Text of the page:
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Yesterday, feminist sci fi enthusiast and From Austin to A&M blogger Courtney Stoker graciously agreed to answer this blog’s questions on how to reconcile her feminist ideals with her geekier subculture interests. Today, it’s time for the bonus round!
A while back, I heard from Joseph Hewitt—-English teacher, computer game programmer, cartoonist—-on the issue of dude-dominated subcultures. (Attentive readers may remember Hewitt from his Male Studies cartoon published on this blog). Hewitt is also the creator of GearHead RPG, a sci fi role-playing game set “a century and a half after nuclear war” that has spawned an active online community. Now, Hewitt is wondering how to address the dude-centric aspects of that world:
Do you have any ideas about what I can do to make sure that women feel comfortable and welcome in the small corner of a small counterculture that I personally manage? In addition to the comic, I’m also the lead developer for an open source computer game. We have an active fan community and forum. Most of the participants are male.
I think I have most of the inclusiveness basics covered: Don’t be an asshole. Call out sexist behavior when it shows up. Don’t fill the game itself with fair-skinned bikini-clad vixens waiting to be rescued. As far as I know we haven’t had any problems with blatant sexism in the community. However, I know enough to know that I don’t know everything. I also know that the sheer number of men on the forum must make it seem like a boys-only club.
It seems like there’s a participation gap between the men and women who play the game. The bug reports and feature requests that I get via email show a much smaller gender gap than the forum membership would indicate. I spoke with a fellow developer about this subject and she told me some of her internet horror stories. She said that she’s always been treated with respect in our community, but we didn’t reach any grand conclusions about the big picture.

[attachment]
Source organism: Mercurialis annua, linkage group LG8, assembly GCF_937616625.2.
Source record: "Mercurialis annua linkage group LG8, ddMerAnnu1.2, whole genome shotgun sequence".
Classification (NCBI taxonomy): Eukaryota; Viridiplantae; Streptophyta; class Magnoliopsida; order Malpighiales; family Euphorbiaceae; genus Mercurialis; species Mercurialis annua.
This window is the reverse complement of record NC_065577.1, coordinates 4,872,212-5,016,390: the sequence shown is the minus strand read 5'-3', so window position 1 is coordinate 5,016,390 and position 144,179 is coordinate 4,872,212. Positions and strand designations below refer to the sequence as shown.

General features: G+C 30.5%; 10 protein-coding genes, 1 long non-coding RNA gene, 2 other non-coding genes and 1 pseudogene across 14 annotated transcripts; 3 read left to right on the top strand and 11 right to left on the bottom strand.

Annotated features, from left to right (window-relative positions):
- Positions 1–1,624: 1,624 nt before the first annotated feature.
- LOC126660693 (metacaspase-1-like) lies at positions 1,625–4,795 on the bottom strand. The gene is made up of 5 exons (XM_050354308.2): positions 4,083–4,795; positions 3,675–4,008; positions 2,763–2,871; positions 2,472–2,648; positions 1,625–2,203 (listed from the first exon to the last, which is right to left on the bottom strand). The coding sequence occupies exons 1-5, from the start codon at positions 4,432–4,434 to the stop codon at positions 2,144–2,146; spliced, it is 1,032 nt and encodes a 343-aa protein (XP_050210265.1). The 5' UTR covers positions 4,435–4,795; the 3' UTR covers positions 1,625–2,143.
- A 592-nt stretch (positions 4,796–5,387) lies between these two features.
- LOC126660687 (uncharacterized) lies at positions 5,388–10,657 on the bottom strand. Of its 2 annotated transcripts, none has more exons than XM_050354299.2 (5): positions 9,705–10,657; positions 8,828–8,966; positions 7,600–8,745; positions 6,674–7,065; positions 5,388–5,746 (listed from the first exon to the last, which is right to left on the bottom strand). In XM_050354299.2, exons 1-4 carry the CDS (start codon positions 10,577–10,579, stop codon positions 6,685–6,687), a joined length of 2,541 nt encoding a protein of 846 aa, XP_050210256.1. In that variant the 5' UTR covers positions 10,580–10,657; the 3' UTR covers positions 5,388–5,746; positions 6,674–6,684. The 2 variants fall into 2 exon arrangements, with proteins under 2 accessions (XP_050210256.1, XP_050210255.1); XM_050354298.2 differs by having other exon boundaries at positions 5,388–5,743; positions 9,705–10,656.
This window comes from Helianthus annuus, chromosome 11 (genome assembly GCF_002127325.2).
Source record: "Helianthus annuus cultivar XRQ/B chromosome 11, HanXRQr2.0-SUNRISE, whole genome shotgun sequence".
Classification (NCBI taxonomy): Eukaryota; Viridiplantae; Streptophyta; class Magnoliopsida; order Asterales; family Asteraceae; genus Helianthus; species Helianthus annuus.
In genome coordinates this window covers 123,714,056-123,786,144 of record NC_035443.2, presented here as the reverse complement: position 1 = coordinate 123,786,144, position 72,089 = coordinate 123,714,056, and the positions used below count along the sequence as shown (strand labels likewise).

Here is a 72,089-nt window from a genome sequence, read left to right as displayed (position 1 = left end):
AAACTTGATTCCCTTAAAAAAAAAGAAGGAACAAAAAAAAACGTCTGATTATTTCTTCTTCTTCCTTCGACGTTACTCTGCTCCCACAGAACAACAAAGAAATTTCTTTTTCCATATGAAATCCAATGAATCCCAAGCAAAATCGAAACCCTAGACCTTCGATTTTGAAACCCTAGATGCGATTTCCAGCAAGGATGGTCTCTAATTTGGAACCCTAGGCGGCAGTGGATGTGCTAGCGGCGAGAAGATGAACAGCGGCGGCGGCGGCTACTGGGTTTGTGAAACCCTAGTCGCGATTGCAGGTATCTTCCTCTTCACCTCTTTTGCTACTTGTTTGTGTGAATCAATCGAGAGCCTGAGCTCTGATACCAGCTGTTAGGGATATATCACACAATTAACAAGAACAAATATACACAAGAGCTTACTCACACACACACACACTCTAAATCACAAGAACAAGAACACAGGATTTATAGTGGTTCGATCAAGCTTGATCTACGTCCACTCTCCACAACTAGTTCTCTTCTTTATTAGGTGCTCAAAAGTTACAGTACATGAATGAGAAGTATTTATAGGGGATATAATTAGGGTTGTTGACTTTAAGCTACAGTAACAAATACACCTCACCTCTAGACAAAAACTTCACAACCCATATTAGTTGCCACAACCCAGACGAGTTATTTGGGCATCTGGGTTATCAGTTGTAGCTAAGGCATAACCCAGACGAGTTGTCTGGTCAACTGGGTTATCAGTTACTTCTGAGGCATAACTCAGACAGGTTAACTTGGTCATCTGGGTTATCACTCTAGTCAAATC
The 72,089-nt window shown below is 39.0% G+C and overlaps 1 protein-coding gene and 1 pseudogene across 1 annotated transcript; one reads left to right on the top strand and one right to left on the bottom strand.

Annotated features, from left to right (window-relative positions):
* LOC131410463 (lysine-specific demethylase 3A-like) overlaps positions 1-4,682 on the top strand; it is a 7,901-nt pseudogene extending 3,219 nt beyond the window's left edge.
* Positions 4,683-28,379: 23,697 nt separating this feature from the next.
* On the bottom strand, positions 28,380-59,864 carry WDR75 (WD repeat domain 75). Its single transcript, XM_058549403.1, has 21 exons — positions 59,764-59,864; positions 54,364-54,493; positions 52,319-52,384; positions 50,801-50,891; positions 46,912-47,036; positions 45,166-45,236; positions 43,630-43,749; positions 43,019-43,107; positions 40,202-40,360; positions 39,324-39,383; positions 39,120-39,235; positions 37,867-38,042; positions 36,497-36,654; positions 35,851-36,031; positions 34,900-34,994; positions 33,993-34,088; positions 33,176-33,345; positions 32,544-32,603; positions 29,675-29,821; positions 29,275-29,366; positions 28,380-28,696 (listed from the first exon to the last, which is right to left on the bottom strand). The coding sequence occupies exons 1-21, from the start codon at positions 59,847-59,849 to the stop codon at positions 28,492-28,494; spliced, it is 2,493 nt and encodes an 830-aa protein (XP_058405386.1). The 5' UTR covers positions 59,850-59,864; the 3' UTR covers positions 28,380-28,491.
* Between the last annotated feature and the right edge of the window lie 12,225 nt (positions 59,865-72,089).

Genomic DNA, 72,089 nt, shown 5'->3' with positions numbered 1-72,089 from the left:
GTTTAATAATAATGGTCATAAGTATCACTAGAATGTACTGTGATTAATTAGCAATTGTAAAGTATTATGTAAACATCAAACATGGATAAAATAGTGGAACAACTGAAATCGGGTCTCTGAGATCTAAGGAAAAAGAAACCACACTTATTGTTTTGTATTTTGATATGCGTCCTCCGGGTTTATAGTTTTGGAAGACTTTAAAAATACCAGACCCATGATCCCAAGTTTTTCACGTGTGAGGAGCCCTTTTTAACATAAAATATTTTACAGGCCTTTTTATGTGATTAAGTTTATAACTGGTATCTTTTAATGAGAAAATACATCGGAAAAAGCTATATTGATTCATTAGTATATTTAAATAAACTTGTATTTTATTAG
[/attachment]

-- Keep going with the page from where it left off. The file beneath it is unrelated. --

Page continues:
What to do when the members of a community are of all genders but the voices in the community are predominantly male?
I asked Stoker, who is also a gamer, if she had any ideas on making dude-dominated countercultures more accessible to women. Here’s what she had to say:
I think it’s great that this guy is asking this question and seriously implementing what he calls the “basics,” which aren’t practiced in most geek spaces. It’s difficult to make your space more inclusive, however, because geek women aren’t stupid. We know what geek spaces are like, and it’s going to take a community-wide shift to get us to feel safe there. Which isn’t to say not to try, but only not to get discouraged when your efforts don’t seem to be creating the influx of ladies on your forum that you hoped for. That said, here are two guidelines that I think lead to lady-friendly geek spaces (these are also equally applicable in trying to include more people of color, LGBTQI individuals, and disabled folks):
1. Advertise yourself as such. When looking for online communities, I tend only to join those that are either explicitly feminist or women-friendly. Let your community know that you are trying to create a more inclusive space as a reaction against geek misogyny. Make your purpose explicit, and you’ll not only scare off the men that will hinder inclusion, but attract women who are more wary of geek spaces.
2. Take women’s voices seriously. Ask the female members of your community what changes you should make, and listen sincerely to their answers. Do you have a blog portion of your community? If so, make sure it’s equal opportunity. Ask women to participate and take their conversations seriously. Above all, be willing to listen, even if what women have to say makes you feel uncomfortable or challenges your privilege. (Actually, especially if that happens.) The best way to make a community feel welcome is to show that you care what they think and have to say.
Photo via the Library of Congress